Matachewan began as a trading post of the Hudson's Bay Company, called Fort Matachewan, located about 8 kilometres (5.0 mi) north of the present town site. It consisted only of a large depot and stores, with a church added later on. The local First Nations, who traded their furs here, would camp along the Montreal River but not settle permanently.
The impetus to the town's growth came in the 1920s when mineral deposits, such as gold, copper, and molybdenite, were found in the area. From then on it experienced boom and bust cycles of typical mining towns, depending on the swings in commodity prices, but its economy has gradually shifted to forestry and tourism.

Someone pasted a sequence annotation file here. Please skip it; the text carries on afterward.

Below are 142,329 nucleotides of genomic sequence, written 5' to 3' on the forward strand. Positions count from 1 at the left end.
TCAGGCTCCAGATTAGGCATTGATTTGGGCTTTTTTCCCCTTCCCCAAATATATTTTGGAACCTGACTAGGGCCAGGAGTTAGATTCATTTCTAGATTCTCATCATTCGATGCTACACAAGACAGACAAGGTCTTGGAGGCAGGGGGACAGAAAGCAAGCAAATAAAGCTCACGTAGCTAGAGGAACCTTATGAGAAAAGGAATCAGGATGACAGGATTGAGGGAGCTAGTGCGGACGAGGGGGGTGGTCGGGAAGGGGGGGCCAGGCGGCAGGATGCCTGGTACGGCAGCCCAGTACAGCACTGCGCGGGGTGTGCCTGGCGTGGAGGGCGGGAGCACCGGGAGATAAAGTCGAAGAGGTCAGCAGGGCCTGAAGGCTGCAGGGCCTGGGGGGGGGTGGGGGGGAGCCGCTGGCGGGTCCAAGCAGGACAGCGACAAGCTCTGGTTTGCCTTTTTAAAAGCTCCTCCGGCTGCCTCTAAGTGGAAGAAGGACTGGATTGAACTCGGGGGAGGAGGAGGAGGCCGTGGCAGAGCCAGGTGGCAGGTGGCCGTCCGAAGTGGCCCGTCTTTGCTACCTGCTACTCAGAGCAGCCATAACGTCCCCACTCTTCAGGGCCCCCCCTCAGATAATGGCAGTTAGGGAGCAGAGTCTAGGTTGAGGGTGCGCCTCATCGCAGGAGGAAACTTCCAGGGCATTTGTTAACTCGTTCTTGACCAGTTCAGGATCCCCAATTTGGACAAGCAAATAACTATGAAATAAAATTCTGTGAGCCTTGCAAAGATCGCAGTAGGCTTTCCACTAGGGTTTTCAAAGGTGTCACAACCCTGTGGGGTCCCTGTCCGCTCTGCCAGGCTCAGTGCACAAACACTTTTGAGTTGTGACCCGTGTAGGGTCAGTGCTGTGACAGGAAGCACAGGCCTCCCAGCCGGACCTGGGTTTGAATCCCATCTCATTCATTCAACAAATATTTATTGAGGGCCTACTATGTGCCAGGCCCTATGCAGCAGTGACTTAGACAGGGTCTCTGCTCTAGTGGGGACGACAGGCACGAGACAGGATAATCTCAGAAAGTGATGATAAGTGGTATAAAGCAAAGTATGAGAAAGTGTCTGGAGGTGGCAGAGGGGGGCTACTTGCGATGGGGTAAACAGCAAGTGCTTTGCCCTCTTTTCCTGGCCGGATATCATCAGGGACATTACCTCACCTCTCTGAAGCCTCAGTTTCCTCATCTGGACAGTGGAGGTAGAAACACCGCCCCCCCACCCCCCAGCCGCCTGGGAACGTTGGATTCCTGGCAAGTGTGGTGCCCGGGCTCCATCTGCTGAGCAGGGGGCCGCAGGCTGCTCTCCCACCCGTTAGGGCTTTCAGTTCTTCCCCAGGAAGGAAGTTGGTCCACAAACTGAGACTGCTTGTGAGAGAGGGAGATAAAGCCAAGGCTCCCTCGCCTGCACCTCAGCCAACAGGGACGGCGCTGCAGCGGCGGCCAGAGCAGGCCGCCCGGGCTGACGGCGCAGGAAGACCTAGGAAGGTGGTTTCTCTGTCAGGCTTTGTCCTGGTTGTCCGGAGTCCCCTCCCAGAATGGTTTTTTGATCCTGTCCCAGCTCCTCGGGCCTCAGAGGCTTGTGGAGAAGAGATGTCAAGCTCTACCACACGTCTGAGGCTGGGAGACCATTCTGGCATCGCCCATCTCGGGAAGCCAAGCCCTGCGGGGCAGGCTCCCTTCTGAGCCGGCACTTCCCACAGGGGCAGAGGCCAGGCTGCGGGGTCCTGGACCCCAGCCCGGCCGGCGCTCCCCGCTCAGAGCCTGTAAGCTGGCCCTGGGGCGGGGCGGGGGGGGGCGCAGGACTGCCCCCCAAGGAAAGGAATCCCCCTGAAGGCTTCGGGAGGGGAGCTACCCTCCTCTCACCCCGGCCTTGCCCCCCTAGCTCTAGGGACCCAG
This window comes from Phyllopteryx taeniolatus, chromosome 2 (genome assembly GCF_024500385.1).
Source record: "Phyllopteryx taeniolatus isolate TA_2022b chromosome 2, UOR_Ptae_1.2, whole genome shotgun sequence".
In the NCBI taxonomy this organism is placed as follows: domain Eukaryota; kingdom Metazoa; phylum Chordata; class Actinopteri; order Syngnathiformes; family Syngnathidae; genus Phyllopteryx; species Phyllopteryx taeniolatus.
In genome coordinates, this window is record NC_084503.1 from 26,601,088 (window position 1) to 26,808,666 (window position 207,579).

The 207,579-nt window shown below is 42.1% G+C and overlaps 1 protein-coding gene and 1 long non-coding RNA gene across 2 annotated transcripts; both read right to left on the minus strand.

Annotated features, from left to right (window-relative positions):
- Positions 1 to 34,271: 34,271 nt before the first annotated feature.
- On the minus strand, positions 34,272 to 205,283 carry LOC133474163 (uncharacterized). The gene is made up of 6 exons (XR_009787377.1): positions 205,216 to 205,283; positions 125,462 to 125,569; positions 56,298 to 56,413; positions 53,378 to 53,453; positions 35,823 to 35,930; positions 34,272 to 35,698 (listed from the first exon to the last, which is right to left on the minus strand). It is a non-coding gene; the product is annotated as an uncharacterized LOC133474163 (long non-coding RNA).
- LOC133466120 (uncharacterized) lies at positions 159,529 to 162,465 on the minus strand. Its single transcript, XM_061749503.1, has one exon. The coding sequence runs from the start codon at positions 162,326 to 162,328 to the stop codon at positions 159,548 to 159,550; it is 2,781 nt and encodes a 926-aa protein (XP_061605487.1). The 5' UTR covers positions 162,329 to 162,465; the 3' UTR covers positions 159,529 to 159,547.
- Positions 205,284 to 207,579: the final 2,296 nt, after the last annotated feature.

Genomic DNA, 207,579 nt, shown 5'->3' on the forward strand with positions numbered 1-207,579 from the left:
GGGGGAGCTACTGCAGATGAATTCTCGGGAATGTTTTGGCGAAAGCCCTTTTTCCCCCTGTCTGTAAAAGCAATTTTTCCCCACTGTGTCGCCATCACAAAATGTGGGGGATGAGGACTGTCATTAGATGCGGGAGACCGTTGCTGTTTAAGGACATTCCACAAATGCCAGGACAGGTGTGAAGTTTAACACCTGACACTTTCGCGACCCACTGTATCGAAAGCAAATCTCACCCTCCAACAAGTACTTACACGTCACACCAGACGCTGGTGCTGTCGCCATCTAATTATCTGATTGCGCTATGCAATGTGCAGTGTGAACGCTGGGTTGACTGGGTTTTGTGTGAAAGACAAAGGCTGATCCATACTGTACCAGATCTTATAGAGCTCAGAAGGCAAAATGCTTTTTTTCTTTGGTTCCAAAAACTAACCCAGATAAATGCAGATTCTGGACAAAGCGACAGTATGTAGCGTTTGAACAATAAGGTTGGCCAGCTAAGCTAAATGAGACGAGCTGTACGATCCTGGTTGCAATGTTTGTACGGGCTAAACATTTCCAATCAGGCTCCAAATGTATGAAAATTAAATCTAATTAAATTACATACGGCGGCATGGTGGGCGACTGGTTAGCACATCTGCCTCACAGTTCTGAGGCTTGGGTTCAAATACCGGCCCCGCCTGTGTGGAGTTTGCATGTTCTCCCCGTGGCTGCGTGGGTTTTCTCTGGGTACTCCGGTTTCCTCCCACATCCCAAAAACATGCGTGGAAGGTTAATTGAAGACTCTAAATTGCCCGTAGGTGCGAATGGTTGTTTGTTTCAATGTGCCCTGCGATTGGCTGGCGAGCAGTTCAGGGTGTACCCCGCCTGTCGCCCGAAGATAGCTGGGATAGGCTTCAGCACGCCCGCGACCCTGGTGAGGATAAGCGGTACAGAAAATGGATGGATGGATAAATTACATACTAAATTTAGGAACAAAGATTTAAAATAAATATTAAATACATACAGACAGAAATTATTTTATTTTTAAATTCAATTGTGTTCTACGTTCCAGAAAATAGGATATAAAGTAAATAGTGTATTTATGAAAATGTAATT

In January 1976, the Improvement District of Matachewan was formed, and in 1995, it was incorporated as a township.
In 2006, a medivac helipad was built to help accommodate the possibility of injuries that may occur at the Young-Davidson mine site. In 2008, an old and worn out wooden bridge over the Montreal River which was built in 1937 was replaced with a new steel-concrete reinforced structure for safety reasons regarding the heavy traffic to/from the mine.